Kareem Lanier: (24:36)
And we know that you’re the president to get it done. We know that we need some banking reform so that we can get more access to capital. We do also understand that we need some holistic approaches to create this ecosystem. Voting rights, blacks have to go to get voting rights every 25 years or so now. These are things that are historic and we believe that you are the president to get these things done for the black community. You’ve done some great things for us already and we’re relying on you and we appreciate everything you’ve done, Mr. President. You’ve been amazing.
Donald Trump: (25:05)
Thank you very much.
Kareem Lanier: (25:06)
Donald Trump: (25:09)
That was beautiful. Well said. Your friend, right?
Darrell Scott: (25:10)
Donald Trump: (25:11)
He’s a good man too, for a long time we’ve known him. Okay, thank you all very much. We’ll see you tomorrow. We’ll see you tomorrow in Dallas. [Crosstalk 00:25:18]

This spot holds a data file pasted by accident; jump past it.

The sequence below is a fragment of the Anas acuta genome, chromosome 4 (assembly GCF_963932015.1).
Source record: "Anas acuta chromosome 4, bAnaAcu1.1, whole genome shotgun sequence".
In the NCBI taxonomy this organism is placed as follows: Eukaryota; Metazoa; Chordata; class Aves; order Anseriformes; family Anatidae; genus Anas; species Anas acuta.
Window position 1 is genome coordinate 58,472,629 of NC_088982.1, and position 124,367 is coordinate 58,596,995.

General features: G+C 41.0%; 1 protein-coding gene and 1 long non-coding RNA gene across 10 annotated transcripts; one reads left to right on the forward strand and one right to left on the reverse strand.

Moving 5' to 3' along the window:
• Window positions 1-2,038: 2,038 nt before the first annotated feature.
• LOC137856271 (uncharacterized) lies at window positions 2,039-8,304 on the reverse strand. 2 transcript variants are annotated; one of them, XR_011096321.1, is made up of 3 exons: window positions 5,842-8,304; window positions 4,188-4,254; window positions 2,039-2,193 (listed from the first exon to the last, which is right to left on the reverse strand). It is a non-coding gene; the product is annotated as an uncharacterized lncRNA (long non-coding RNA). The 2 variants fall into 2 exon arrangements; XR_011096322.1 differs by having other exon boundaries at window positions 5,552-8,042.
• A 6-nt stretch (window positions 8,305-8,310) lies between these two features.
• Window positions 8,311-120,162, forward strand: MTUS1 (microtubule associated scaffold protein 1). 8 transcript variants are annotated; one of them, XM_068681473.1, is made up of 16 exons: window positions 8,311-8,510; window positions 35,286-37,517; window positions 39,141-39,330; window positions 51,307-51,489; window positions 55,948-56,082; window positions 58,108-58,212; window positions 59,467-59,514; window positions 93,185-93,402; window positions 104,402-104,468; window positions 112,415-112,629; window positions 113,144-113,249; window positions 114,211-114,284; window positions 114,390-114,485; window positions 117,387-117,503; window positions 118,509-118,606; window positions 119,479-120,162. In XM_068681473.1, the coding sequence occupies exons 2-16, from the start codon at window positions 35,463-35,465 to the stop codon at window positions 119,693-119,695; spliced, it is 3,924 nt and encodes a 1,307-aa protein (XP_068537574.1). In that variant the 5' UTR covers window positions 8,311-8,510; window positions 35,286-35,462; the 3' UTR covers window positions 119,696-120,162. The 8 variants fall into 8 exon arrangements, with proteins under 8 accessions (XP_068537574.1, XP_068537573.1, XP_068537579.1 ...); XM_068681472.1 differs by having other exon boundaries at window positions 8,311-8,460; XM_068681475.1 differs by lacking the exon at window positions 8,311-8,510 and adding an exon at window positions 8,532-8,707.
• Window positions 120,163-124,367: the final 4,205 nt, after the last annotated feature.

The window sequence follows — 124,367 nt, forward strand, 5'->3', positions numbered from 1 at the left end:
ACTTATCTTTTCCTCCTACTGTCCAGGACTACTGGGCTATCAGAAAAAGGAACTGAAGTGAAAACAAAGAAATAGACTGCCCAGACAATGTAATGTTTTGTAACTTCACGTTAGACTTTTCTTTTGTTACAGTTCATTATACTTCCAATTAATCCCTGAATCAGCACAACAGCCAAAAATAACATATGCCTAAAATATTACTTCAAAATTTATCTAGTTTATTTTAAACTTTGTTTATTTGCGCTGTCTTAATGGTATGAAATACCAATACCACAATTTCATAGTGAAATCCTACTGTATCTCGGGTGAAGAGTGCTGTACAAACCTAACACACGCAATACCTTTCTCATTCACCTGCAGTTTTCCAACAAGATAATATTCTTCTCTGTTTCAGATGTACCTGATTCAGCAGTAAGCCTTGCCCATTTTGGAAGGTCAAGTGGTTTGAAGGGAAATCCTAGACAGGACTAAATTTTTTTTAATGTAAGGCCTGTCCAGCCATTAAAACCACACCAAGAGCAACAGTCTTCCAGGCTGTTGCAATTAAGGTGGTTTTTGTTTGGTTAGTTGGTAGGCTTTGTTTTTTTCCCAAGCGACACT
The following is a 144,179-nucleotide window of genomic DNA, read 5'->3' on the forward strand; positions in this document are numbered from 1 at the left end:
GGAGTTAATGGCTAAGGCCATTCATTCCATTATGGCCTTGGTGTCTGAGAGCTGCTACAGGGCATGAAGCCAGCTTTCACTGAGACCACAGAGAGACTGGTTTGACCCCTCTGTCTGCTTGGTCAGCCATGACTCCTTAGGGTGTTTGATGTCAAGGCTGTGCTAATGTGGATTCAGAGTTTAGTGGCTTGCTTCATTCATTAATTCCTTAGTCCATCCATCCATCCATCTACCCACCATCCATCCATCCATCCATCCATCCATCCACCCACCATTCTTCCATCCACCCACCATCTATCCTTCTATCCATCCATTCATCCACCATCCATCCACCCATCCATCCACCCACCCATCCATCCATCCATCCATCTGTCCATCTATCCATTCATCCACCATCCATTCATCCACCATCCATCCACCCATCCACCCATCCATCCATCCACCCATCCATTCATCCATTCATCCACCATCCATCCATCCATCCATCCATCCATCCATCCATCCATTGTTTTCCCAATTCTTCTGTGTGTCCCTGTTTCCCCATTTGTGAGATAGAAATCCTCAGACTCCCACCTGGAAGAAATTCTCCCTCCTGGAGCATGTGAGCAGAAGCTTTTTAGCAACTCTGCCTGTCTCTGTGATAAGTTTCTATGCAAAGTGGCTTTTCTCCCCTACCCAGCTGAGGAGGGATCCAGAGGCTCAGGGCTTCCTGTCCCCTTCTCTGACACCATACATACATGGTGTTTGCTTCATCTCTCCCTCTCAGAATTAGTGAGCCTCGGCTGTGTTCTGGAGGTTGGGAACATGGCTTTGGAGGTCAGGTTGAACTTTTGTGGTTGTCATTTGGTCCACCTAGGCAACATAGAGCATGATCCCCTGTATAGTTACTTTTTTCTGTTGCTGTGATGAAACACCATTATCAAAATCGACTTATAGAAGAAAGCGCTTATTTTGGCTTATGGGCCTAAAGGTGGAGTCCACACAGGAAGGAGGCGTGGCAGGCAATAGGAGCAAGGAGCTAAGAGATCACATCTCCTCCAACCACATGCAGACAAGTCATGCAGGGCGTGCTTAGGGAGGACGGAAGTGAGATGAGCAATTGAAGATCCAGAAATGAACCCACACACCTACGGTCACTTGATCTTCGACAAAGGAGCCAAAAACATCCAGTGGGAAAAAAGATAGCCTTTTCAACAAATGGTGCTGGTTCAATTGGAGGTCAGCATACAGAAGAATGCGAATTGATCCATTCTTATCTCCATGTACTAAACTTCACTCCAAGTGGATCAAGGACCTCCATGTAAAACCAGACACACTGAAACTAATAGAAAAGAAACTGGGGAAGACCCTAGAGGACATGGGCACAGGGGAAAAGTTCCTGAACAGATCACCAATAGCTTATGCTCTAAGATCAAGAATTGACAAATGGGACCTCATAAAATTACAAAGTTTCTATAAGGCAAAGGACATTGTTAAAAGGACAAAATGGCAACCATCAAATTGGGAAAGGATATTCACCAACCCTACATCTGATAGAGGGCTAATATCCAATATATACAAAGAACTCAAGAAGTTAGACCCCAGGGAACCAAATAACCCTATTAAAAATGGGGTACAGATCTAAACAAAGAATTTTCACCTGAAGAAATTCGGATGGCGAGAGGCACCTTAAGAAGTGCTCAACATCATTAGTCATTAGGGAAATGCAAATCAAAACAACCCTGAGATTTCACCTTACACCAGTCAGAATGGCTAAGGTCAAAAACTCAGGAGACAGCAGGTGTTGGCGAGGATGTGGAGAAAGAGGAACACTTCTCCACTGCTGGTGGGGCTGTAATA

Donald Trump: (25:39)
We’re going to a place called Dallas tomorrow. I think it’s going to be a great trip. We’re meeting some very good friends and then we’ll come back tomorrow night. We’re going on a Saturday as you know, to West Point. We’re giving the commencement address, which will be very exciting. The cadets wanted that very much. So we’re going to have them a little bit separated, a little social distancing, but we have the full class at West Point. And it was postponed because of the problem, was supposed to be a month ago and we’re going to do it and that’ll be on Saturday. So that’ll be very exciting. And I think a lot of you are going to be with us and we’re going to pay honor really to those incredible students and cadets. And they’re going to be the future military leaders of our country. Thank you all very much. [crosstalk 00:26:18].
Speaker 9: (26:29)
When are you going to Tulsa, sir? [crosstalk 00:26:31]
Donald Trump: (26:33)
Speaker 9: (26:34)
Donald Trump: (26:35)
Speaker 9: (26:36)
Thank you. [crosstalk 00:26:37]